Neighborhood Farming Since 1993
Community Supported Agriculture began as a gamble. In the 1970s, a handful ofJapanesehousewives began to suspect that their country's industrial food system was making their families sick. For the sake of their children, they asked a few local farmers to abandon factory farming and sell their crops directly topeople in the neighborhood. And to minimize the risks inherent in that kind of paradigm shift, they offered to pay in advance.
The new model was a big success -- for producers as well as consumers. Its focus on cooperation for mutual benefit prompted those pioneering women to say that they were now feeding their families "food with the farmer's face."
Great Country Farms was an early adopter of that model -- in fact, our first crops were planted with community support, and we've been raising food for our neighbors ever since.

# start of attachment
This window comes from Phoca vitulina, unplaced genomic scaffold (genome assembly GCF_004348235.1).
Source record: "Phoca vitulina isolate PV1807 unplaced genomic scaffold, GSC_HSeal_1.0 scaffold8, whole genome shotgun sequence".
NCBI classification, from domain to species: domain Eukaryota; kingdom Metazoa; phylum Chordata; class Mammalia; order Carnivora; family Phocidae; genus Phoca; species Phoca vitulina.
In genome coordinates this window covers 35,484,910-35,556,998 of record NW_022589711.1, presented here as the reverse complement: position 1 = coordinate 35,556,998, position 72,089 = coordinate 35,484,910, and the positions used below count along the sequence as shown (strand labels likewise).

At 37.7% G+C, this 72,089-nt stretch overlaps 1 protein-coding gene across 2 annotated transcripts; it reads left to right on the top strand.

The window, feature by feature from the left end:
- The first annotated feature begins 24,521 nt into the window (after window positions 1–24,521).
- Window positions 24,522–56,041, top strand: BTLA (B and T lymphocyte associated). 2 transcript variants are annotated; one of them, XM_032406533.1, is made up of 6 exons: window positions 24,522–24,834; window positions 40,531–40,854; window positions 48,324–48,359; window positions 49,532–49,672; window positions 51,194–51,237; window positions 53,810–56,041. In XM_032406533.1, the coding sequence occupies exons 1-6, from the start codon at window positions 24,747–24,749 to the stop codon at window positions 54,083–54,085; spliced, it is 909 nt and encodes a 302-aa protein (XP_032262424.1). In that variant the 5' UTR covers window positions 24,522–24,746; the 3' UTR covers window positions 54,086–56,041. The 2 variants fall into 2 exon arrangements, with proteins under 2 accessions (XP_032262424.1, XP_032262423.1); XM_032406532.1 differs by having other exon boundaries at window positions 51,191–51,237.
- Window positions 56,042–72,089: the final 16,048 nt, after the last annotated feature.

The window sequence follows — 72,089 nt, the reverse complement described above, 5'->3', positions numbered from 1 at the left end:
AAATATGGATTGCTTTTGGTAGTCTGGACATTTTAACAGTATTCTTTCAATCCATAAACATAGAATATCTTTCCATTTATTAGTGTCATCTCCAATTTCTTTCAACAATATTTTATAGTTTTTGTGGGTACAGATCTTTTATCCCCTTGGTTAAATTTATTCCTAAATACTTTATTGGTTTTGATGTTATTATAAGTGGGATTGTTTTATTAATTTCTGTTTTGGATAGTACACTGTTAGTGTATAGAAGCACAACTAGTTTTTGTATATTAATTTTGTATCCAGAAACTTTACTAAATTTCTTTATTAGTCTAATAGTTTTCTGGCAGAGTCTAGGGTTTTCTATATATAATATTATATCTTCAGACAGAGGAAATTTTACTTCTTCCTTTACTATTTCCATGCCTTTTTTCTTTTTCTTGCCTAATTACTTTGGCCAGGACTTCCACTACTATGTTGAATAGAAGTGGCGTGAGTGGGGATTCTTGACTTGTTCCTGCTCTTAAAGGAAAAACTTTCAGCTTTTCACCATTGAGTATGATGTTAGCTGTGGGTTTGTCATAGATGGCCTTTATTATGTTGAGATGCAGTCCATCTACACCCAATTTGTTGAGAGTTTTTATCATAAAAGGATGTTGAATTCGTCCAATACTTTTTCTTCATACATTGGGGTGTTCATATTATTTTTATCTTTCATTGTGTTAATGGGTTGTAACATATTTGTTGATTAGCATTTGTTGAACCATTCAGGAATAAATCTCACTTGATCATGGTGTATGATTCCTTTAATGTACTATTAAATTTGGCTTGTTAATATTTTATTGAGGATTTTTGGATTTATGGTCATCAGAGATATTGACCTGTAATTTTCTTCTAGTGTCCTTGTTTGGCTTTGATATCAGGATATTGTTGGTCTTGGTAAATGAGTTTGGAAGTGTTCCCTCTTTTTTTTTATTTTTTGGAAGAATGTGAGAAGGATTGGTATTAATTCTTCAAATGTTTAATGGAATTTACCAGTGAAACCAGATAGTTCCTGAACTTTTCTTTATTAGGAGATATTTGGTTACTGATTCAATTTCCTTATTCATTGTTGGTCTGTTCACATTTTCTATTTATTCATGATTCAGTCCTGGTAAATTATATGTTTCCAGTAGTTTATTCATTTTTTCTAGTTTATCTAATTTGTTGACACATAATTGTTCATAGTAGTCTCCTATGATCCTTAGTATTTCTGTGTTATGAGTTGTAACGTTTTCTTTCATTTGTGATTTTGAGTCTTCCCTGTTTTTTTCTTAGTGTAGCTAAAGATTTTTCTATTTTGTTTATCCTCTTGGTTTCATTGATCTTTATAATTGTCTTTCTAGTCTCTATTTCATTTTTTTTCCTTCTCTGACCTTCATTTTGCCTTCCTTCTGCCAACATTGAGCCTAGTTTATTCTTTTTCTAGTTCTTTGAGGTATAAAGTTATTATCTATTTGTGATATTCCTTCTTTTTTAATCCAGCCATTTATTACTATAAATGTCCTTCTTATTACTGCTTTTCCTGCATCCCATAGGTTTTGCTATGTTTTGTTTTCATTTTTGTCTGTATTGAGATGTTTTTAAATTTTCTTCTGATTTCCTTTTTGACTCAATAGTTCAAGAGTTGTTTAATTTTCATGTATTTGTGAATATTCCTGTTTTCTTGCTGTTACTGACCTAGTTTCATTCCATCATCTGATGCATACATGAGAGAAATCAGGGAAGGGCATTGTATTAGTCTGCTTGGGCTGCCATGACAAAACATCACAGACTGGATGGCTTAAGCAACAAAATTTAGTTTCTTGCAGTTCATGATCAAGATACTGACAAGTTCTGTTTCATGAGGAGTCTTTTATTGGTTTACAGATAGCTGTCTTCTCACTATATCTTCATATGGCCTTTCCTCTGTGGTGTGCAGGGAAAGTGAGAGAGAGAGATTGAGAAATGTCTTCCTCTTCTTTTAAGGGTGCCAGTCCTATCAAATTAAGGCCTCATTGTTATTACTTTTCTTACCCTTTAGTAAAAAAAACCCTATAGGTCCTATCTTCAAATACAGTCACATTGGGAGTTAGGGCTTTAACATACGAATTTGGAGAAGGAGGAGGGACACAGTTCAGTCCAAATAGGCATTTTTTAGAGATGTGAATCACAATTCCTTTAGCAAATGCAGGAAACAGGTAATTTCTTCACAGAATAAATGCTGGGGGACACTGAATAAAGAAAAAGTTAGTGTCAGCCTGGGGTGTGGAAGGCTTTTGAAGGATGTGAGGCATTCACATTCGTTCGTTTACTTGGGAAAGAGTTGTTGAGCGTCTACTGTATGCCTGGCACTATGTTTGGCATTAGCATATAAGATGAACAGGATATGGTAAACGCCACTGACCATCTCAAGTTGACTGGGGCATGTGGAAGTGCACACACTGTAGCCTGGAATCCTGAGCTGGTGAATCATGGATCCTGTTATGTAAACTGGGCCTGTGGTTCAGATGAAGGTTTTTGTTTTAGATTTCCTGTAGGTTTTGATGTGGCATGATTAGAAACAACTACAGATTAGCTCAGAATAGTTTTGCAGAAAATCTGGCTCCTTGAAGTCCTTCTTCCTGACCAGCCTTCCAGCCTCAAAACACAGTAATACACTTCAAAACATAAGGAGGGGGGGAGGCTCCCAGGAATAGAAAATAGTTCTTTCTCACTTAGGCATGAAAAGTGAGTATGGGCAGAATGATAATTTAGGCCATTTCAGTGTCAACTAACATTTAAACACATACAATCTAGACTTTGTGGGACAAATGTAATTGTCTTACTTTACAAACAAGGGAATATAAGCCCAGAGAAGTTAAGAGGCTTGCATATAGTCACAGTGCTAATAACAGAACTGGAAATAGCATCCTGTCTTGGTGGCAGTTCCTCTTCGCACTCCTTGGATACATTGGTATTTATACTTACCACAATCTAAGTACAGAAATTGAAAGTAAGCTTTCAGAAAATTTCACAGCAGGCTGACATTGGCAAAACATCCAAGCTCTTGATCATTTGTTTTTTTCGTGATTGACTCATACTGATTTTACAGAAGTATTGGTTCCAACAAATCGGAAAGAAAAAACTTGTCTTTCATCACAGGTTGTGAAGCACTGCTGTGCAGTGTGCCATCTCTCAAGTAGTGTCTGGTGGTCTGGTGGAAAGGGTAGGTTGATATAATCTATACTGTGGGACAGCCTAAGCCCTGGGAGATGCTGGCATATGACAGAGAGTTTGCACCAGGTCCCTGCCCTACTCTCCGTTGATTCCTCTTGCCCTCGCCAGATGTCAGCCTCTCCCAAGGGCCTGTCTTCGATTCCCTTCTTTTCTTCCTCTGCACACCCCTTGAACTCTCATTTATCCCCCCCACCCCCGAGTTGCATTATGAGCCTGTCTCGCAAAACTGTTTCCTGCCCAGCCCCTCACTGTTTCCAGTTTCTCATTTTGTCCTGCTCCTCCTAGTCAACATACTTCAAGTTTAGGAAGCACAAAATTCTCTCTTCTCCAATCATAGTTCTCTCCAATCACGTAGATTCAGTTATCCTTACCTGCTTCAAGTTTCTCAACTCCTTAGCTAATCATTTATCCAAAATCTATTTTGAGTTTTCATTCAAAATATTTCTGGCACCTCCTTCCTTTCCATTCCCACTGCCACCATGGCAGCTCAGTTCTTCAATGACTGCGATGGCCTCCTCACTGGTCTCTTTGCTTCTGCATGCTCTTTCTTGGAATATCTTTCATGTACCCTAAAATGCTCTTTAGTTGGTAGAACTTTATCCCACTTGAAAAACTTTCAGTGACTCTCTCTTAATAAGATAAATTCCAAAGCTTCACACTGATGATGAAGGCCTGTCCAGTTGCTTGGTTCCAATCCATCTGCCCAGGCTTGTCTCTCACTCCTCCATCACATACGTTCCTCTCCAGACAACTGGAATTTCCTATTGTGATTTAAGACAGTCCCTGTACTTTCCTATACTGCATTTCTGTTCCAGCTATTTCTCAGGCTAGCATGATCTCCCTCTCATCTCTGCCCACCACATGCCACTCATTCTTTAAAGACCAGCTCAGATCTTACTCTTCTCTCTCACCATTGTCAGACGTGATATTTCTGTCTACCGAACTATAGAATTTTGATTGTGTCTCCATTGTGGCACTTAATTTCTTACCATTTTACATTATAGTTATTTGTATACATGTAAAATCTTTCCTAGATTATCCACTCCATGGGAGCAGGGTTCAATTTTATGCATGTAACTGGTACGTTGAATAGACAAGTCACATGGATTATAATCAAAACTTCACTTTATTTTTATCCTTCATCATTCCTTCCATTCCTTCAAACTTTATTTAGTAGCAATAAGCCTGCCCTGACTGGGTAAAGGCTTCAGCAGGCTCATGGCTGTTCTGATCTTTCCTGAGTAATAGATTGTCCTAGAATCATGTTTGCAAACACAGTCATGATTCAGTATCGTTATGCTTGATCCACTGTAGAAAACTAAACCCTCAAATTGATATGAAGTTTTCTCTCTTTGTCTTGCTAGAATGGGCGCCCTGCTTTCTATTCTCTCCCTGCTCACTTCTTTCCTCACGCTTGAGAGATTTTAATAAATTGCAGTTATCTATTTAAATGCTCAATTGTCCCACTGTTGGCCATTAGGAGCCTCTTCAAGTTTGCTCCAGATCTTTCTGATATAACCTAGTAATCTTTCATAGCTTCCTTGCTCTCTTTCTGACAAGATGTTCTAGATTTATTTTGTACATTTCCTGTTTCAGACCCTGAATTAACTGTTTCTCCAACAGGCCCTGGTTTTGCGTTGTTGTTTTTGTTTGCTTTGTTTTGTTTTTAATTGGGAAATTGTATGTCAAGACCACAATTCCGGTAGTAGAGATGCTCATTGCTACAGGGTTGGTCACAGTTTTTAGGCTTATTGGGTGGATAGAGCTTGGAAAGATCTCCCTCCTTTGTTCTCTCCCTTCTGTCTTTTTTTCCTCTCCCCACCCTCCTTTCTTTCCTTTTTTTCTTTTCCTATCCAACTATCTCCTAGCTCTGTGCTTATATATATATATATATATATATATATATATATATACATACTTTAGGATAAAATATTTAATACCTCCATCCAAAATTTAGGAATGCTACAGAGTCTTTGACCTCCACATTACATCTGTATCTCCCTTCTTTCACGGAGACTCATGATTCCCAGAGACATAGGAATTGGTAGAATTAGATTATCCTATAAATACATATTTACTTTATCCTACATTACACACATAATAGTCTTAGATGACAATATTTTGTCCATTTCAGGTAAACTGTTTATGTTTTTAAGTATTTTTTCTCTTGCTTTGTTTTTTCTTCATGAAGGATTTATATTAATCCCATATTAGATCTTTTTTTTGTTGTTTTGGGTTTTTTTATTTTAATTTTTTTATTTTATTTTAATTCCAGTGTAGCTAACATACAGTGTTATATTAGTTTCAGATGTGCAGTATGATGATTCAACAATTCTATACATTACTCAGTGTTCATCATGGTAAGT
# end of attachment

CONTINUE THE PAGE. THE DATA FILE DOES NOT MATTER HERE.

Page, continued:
Industrial agriculture forces farmers to prioritize rapid growth, uniformity, and durability, qualities that facilitate mass marketing but may diminish vitamin, mineral, and phytochemical content. The CSA model, on the other hand, allows us to select seeds and varietals with higher nutritional value and better flavor -- and to grow them using methods that enhance our soil rather than depleting it. While we are not a certified organic farm, we avoid genetically modified seed, and we minimize chemical use.
The CSA model provides a reliable, predictable cash-flow, much of which is front-loaded so we have the money we need to cover expenses early in the season, when costs are highest. That allows us to avoid debt and send the money you invest in us back into the community, where it continues to grow among our neighbors. In that sense, food with the farmer's face is good for everyone.